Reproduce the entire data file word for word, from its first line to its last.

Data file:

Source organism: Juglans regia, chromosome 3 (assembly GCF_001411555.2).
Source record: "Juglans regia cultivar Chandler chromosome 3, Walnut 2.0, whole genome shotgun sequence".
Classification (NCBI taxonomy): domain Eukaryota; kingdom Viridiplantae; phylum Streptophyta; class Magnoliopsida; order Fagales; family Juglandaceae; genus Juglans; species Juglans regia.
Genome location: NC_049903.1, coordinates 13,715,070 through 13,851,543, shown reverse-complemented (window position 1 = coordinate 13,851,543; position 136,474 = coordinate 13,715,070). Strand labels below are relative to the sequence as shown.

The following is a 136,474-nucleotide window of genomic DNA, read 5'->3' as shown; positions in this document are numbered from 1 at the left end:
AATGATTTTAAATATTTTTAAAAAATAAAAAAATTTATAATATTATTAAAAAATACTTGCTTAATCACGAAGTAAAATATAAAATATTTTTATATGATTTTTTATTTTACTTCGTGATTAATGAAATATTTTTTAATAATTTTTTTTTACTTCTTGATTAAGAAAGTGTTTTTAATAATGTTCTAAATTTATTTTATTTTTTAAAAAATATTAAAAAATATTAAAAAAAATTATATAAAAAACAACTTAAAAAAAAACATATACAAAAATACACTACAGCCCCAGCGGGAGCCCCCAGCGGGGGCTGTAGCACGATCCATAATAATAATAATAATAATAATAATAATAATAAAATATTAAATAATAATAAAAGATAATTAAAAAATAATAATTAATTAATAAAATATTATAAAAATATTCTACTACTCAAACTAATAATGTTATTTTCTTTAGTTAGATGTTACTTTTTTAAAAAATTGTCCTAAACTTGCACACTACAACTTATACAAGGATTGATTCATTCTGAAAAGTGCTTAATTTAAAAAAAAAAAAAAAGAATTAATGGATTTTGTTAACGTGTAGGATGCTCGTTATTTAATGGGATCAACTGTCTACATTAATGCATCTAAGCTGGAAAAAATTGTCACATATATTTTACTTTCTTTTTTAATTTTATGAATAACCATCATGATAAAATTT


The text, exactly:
Source organism: Juglans regia, chromosome 3 (assembly GCF_001411555.2).
Source record: "Juglans regia cultivar Chandler chromosome 3, Walnut 2.0, whole genome shotgun sequence".
Classification (NCBI taxonomy): domain Eukaryota; kingdom Viridiplantae; phylum Streptophyta; class Magnoliopsida; order Fagales; family Juglandaceae; genus Juglans; species Juglans regia.
Genome location: NC_049903.1, coordinates 13,715,070 through 13,851,543, shown reverse-complemented (window position 1 = coordinate 13,851,543; position 136,474 = coordinate 13,715,070). Strand labels below are relative to the sequence as shown.

The following is a 136,474-nucleotide window of genomic DNA, read 5'->3' as shown; positions in this document are numbered from 1 at the left end:
AATGATTTTAAATATTTTTAAAAAATAAAAAAATTTATAATATTATTAAAAAATACTTGCTTAATCACGAAGTAAAATATAAAATATTTTTATATGATTTTTTATTTTACTTCGTGATTAATGAAATATTTTTTAATAATTTTTTTTTACTTCTTGATTAAGAAAGTGTTTTTAATAATGTTCTAAATTTATTTTATTTTTTAAAAAATATTAAAAAATATTAAAAAAAATTATATAAAAAACAACTTAAAAAAAAACATATACAAAAATACACTACAGCCCCAGCGGGAGCCCCCAGCGGGGGCTGTAGCACGATCCATAATAATAATAATAATAATAATAATAATAATAAAATATTAAATAATAATAAAAGATAATTAAAAAATAATAATTAATTAATAAAATATTATAAAAATATTCTACTACTCAAACTAATAATGTTATTTTCTTTAGTTAGATGTTACTTTTTTAAAAAATTGTCCTAAACTTGCACACTACAACTTATACAAGGATTGATTCATTCTGAAAAGTGCTTAATTTAAAAAAAAAAAAAAAGAATTAATGGATTTTGTTAACGTGTAGGATGCTCGTTATTTAATGGGATCAACTGTCTACATTAATGCATCTAAGCTGGAAAAAATTGTCACATATATTTTACTTTCTTTTTTAATTTTATGAATAACCATCATGATAAAATTT